California federal judge Vaughn Walker’s opinion yesterday in the case of Perry v. Schwarzenegger—in which he struck down the state’s ban on gay marriage—was a strong defense of the values embodied in the Constitution. But it was also something more. In his 136-page opinion, Judge Walker carefully dismantled dozens of the myths that opponents of marriage equality have attempted to use as legitimate legal arguments against allowing gay people to marry. And unlike the defenders of marriage discrimination, Walker didn’t make up evidence out of whole cloth—in his analysis, he relies on expert testimony, statistics, and the lessons of history. Slate’s Dahlia Lithwick writes:

It's hard to read Judge Walker's opinion without sensing that what really won out today was science, methodology, and hard work. Had the proponents of Prop 8 made even a minimal effort to put on a case, to track down real experts, to do more than try to assert their way to legal victory, this would have been a closer case. But faced with one team that mounted a serious effort and another team that did little more than fire up their big, gay boogeyman screensaver for two straight weeks, it wasn't much of a fight. Judge Walker scolds them at the outset for promising in their trial brief to prove that same-sex marriage would "effect some twenty-three harmful consequences" and then putting on almost no case.

The stunning thing is that the feeble arguments that Prop 8 defenders were able to muster against marriage equality were in fact the best they could come up with. Kyle at Right Wing Watch writes that there was some in-fighting among the Right Wing over who would get to defend Proposition 8 in court. The fervently anti-gay Liberty Council tried to wrest the defense away from the equally anti-gay but slightly more street-smart Alliance Defense Fund, because the ADF wanted to base its case partially on factual evidence rather than purely on vitriol. The ADF won out, but they were left with a small problem: there was no factual evidence to be found.
 

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Federal Judge Rules Gay Marriage Ban Unconstitutional

A federal judge in California today ruled Proposition 8, the state’s ban on gay marriage, unconstitutional. Judge Vaughn Walker’s opinion declares the marriage ban a violation of the Constitution’s equal protection and due process clauses, and debunks the arguments of marriage equality opponents on issues ranging from the welfare of children raised by gay and lesbian parents (they do just fine) to the effect of same-sex marriage on other marriages (none).

To be honest, we’re still wading through the opinion, and will have more analysis of the legal arguments tomorrow. But for now, let’s appreciate the real effect this decision will have on people like Jeff Zarillo and Paul Katami, two of the plaintiffs in the case, who now have a chance at regaining the right to marry. Here are the video that the American Foundation for Equal Rights put together about Jeff and Paul:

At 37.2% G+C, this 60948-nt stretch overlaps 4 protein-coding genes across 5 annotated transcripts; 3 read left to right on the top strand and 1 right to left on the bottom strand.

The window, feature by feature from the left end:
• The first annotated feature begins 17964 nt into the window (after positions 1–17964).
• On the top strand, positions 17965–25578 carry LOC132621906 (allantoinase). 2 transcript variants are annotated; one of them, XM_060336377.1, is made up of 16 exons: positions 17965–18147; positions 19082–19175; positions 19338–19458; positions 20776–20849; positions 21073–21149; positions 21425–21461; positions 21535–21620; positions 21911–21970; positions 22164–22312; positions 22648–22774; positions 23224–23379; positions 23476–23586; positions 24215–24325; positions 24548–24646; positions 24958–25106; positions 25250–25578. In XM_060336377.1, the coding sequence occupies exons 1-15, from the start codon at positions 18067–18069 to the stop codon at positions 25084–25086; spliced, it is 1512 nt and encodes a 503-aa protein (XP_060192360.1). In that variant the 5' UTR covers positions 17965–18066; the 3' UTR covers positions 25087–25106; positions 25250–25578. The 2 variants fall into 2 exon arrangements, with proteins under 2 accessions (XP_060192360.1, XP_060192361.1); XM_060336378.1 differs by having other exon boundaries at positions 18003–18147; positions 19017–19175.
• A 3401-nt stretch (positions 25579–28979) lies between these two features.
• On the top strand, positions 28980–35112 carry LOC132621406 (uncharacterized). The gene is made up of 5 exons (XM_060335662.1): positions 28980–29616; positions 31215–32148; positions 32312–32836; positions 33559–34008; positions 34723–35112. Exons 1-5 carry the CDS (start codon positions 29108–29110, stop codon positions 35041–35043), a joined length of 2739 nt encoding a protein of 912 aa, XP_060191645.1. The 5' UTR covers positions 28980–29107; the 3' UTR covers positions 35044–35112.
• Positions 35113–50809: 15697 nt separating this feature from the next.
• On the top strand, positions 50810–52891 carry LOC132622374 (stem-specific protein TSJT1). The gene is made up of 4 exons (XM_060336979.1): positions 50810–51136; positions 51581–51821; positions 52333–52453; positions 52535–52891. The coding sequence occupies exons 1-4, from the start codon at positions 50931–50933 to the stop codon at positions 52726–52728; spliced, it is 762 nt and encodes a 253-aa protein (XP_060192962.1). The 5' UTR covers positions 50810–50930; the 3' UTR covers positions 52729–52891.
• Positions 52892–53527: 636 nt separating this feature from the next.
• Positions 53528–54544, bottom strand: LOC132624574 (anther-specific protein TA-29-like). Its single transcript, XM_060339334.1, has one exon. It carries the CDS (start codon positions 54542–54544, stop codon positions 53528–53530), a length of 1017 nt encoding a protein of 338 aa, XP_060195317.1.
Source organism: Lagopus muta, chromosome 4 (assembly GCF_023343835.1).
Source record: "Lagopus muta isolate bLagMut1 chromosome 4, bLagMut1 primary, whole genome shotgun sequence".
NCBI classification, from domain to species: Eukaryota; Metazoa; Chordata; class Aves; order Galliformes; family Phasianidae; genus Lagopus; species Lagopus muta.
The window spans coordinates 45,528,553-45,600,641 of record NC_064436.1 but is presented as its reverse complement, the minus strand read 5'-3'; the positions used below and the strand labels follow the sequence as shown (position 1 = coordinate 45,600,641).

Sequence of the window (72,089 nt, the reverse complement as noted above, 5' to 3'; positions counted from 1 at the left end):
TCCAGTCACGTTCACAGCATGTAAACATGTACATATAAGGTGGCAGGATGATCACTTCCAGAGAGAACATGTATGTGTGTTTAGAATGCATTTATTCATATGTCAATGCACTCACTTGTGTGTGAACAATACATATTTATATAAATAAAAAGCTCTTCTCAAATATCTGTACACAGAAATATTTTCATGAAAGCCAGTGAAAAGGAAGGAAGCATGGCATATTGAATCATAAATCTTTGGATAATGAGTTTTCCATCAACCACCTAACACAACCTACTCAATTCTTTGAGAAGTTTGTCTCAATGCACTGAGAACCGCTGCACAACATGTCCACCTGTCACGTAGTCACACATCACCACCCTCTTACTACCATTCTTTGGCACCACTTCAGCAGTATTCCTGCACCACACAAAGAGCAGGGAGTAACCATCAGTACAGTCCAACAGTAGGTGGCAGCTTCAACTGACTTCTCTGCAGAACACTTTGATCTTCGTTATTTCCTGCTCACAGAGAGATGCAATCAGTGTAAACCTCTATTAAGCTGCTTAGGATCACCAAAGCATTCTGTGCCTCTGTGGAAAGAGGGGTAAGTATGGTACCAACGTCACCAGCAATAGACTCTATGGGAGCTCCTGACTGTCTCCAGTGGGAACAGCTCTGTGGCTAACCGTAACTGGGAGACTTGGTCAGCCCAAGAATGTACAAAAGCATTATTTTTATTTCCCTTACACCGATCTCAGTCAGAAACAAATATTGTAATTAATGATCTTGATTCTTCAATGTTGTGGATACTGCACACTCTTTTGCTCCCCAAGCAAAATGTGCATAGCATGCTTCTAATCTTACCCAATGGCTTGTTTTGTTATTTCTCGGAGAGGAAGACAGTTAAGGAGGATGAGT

Paul and Jeff from American Foundation for Equal Ri on Vimeo.

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McCain Recites the Harvard Argument

Sen. John McCain just used his time on the Senate floor to speak extensively about Elena Kagan’s actions involving military recruitment when she was dean of Harvard. A dean who reveres the military, McCain said, would not put up with potential recruits “wandering the halls of Harvard Law School hoping that someone will stop and talk to them.”

As Sen. McCain well knows, Dean Kagan did not leave aspiring members of the military to “wander the halls of Harvard Law School.” Instead, she made every effort to help the student veterans’ association recruit students—an effort so successful that military recruitment went up while Kagan was dean.

McCain also quoted from the testimony of the right-wing activists the GOP brought in to bash Kagan’s record on military recruitment--while conveniently ignoring the far more reliable testimony of several members of the military who were actually at Harvard while Kagan was dean, who assured Senators that they received ample opportunities and respect from their school.

I recommend reading People For president Michael Keegan’s piece in the Huffington Post on what the GOP’s fixation on these empty military recruitment charges is really about.
 

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GOP Obstructionists turn on 9/11 Victims

This video of Representative Anthony Weiner (D-NY) losing his temper on the House floor has been making the rounds in the blogosphere recently. What I find most compelling about the story, though, isn’t that Weiner raised his voice; it’s that he raised it against perhaps the most troubling example of GOP obstructionism yet.

Last week, the House tried to pass a bill to provide health care for the first responders who risked their lives to save their fellow Americans during the 9/11 World Trade Center attacks. Many of these heroes face lingering health problems in the aftermath of their exposure to toxic ash and other debris.